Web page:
Named the first female partner of SiebenCarey in 1993
Lots of people aspire to make a career of helping people. Susan Holden is someone who has actually lived up to that ideal. She is one of the very few women in Minnesota who is certified as a civil trial specialist - a distinction that less than 1 percent of female attorneys achieve.
A Hibbing jury recently awarded nearly three-quarters of a million dollars to the family of a 27-year-old emancipated man who died in a car accident in April 2004.
Duluth attorney Paul F. Schweiger, who represented the plaintiff, credits the impressive verdict with favorable witness testimony and what he believes was the jury's annoyance with the insurance company.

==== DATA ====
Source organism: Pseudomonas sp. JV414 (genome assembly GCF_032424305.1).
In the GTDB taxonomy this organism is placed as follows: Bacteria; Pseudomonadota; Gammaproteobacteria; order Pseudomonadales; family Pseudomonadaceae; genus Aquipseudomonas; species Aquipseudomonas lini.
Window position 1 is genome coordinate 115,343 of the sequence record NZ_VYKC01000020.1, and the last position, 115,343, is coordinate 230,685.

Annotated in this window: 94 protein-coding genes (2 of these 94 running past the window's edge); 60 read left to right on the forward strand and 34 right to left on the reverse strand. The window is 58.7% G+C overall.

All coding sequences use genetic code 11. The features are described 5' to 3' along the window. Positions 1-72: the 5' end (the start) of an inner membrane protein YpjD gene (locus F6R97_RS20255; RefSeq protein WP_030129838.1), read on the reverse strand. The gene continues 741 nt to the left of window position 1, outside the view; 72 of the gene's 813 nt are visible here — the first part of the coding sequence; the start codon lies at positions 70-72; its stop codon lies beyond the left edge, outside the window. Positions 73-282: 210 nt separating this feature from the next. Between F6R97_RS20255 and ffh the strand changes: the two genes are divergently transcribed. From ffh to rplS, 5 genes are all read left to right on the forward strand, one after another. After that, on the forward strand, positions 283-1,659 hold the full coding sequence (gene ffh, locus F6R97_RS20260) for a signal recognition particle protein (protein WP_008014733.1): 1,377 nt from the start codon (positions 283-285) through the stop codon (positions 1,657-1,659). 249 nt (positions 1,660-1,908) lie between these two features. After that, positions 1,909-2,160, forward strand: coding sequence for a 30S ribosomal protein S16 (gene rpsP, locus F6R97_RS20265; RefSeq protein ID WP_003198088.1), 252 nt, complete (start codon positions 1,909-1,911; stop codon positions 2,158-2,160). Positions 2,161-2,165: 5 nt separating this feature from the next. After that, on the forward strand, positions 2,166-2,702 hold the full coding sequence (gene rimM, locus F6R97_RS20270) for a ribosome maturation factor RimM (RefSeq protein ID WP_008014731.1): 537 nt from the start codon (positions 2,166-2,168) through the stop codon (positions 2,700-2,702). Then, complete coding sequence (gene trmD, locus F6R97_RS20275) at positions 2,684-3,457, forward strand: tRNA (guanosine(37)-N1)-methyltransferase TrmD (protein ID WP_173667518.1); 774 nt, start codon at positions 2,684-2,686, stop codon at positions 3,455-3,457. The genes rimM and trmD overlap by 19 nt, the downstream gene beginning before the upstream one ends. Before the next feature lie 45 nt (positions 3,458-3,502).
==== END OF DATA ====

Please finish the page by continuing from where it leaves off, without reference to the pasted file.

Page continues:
Is gender diversity still an issue?
The retirement of Supreme Court Justice Sandra Day O' Connor has given us a time not only to reflect on her career and her pivotal role on the United States Supreme Court, but also to reflect on the status of women and other minorities in the legal profession. Justice O' Connor was the first woman to serve as a justice on our nation's highest court and in the 24 years she served as one of the nine most influential lawyers in the country, women made significant strides in the profession.